“The effects of imperial powers extend far beyond the immediate period of colonization.  This truth is most evident when exploring the relationship between colonization and biblical hermeneutics. The British and Foreign Bible Society diffusion of scriptural imperialism in India mirrored the efforts of the slaveholders in America to appropriate the bible for slaves. To reclaim the biblical text both Indians and African American can reinterpret the biblical text using liberation theologies. Liberation theologies interpret the bible so that it is life affirming for groups who are impoverished through colonial hermeneutics.  One of the pivotal moments that marked the formation of the British scriptural imperial efforts in the India was the formation of the British and Foreign Bible society.[1]   The stated purpose of the society was to disseminate the bible all across the world.  According to John Owen, the society’s first general secretary it purpose was:


The sole object shall be to encourage a wider dispersion of the Holy Scriptures. This society shall add its endeavors to those employed by other societies for circulation Scripture through the British dominions, and shall also according to its ability, extend its influence to other countries, whether Christian Mahomedan, or Pagan.”[2]

However, through their efforts to spread the gospel they engaged in the practice of scriptural imperialism. Their use of biblical scripture served as a tool to impose their worldview on a population they believe to be pagan. It is also allowed them to devalue, dehumanize, and marginalize Hindus living in India.[3] The British and Foreign Bible Society questioned the ability of the Hindu people to even receive divine revelation.

The British and Foreign Bible Society monopolized the translation of the biblical text for the Hindu people. They used their English language as the basis for all translation. The imperialist message that the Society imposed on India was rooted in its millennialist beliefs.[4] They believed themselves to be God’s chosen agents to transmit the Holy Word of God to the pagans. God first chose the Jews, followed by Romans, and finally the British to deliver the word of truth. The Society otherized the Hindu people, believing them to be incapable of comprehending the lofty truths held within the biblical text in their native language without prior preparation from the missionaries. Translators used the fact that they could not find the vocabulary in the language of the indigenous population as proof of the inadequacy of Hindus to express the Christian message.[5]  One translator noted the lack of Christian vocabulary present in indigenous cultures by stating: “Not only the heathen, but the speech of the heathen must be Christianized. Their language itself needs to be born again.” [6]


The Society also created a colonial hermeneutic through what is known as textualization. They privileged the written biblical text as the best way to tell the stories in the bible over oral tradition. The missionaries believed that no religious teaching had any value if it was not written. This meant that the Word of God could only be transmitted to those who could read and translate it.[7] The printed word was the only avenue by which the natives could discern or experience God’s revelation.  The missionaries’ privileging of the written Word of God was based on their assumption that the oral culture of the native people was empty and need to be filled with riches of the written text.[8] Those who could not read or interpret the bible in were considered the illiterate of the society.  Thus the missionaries’ ability to teach the native people to read the biblical text allowed them to serve as the primary transmitters of divine revelation.  This tactic countered the tradition found in India which depended on orality as the major form to transmit a text. Hermeneutics in India were a public activity performed by story-tellers.[9] Through the use of textualization the missionaries from the Society were able to privilege their culture while serving as the sole transmitter of religious truth to the native Indians.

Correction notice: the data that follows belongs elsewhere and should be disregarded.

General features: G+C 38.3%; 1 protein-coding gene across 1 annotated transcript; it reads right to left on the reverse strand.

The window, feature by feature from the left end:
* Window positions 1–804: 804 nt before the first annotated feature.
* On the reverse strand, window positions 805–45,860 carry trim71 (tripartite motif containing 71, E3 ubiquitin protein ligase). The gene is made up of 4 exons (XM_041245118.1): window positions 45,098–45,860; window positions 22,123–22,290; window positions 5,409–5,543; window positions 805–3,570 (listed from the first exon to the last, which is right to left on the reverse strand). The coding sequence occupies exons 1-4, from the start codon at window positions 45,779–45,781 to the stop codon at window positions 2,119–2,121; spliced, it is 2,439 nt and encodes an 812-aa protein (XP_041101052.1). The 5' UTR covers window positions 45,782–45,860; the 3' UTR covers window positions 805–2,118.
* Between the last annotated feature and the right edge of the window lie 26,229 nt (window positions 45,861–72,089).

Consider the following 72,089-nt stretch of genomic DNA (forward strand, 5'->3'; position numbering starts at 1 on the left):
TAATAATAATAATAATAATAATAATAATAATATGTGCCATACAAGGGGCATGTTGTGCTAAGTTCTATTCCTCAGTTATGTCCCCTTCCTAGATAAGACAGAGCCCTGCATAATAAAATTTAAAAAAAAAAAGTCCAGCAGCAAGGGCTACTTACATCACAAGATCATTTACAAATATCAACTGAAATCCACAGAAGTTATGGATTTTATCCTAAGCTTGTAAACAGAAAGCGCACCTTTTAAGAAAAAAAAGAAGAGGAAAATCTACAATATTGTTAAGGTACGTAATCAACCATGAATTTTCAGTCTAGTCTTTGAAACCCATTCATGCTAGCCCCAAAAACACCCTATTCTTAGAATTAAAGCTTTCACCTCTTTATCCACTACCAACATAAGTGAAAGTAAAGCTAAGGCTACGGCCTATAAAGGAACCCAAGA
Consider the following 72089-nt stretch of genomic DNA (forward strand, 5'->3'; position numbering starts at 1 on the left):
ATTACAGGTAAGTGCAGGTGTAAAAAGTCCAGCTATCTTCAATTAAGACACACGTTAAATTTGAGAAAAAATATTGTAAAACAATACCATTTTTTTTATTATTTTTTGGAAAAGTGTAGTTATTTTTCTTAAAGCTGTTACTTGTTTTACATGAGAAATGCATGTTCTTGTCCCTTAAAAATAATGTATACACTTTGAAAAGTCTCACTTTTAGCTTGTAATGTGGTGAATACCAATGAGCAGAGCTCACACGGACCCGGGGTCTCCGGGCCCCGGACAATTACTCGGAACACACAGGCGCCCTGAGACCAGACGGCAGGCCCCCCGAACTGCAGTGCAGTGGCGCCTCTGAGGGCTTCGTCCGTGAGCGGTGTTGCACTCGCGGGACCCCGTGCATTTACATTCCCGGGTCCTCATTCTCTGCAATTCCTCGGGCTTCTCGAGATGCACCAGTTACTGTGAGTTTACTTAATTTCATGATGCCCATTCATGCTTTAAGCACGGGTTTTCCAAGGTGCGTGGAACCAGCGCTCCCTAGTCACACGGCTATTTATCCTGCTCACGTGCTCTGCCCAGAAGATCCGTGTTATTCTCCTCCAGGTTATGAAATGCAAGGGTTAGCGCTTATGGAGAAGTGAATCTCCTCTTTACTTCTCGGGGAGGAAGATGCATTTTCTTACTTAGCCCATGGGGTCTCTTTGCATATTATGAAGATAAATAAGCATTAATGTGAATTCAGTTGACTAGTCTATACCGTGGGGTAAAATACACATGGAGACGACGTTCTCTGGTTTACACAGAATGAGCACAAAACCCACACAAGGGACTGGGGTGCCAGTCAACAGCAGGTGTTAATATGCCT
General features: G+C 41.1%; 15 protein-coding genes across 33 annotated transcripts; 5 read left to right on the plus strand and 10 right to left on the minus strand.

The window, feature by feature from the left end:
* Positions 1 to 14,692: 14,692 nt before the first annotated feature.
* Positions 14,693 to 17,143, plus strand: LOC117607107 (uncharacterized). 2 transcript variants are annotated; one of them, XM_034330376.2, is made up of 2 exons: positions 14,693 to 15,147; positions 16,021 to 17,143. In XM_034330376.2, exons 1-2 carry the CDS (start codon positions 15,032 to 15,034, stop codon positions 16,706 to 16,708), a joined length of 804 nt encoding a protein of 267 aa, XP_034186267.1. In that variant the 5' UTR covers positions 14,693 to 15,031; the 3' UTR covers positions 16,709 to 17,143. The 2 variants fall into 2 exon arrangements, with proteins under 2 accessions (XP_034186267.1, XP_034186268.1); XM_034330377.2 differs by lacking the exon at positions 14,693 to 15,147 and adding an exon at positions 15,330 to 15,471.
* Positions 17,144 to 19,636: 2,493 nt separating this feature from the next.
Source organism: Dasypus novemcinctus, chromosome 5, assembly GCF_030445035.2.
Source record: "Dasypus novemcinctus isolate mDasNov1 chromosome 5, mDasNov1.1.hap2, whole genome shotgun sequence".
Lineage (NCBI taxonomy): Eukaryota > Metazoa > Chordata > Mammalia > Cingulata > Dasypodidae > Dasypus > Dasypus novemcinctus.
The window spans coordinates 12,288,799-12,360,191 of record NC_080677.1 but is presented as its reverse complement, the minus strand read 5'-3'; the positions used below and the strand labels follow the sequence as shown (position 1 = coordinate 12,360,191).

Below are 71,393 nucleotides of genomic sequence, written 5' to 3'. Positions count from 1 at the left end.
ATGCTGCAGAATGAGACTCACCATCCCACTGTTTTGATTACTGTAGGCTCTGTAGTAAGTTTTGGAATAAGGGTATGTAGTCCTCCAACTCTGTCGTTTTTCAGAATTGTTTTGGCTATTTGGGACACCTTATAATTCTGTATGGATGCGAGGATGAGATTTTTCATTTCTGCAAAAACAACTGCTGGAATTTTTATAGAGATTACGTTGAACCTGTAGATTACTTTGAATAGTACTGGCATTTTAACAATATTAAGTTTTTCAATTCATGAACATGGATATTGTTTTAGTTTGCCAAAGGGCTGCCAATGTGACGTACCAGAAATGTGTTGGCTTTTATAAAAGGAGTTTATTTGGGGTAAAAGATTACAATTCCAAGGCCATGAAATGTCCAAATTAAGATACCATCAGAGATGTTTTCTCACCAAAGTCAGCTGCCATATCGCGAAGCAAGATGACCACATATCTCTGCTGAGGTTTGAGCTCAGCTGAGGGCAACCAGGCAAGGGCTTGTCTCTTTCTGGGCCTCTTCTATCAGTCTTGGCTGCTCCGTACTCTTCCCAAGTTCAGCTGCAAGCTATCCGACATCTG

Slavery by the middle of the 18th century had been solidified as an economic staple the Southern culture of the United States.  It became a social, economic, moral and ethical imperative to continue the African slave trade.  It was from these concerns that the debate over the humanity of slavery ensued.  Slaveholders used the biblical text to justify the subjugation of African slaves on the premise of civilizing and Christianizing them. The enslaved Africans were seen a people from a primitive culture with a heathen religion.[10] African culture was demeaned as tribal and the Africans were believed to be cannibals who followed polytheistic pagan religions. The Southern slaveholders believed that slavery in the United States combined with the gentle teachings of Christianity would be enough to civilize the Africans. The slaveholders desired to destroy all connections the African slaves had with their former home. The Africans were given names that the English speaking slaveholder thought were more appropriate to designate them as property. The slaves were also severely punished for practicing any religious traditions from their home culture. The slaveholders believed that by inculcating Christian teachings to the slaves it would make them more docile. They would slowly but steadily inculcate the African slaves with Christian doctrines. They intentionally taught the African slaves only portions of biblical passages. Many of those passages dealt with the subordination of the slaves to their master.[11] Slaveholders would justify this form of inculcation to both the slaves and others using passages such as John 16:12 that states:

“I have yet many things to say to you, but ye cannot bear them now” (KJV).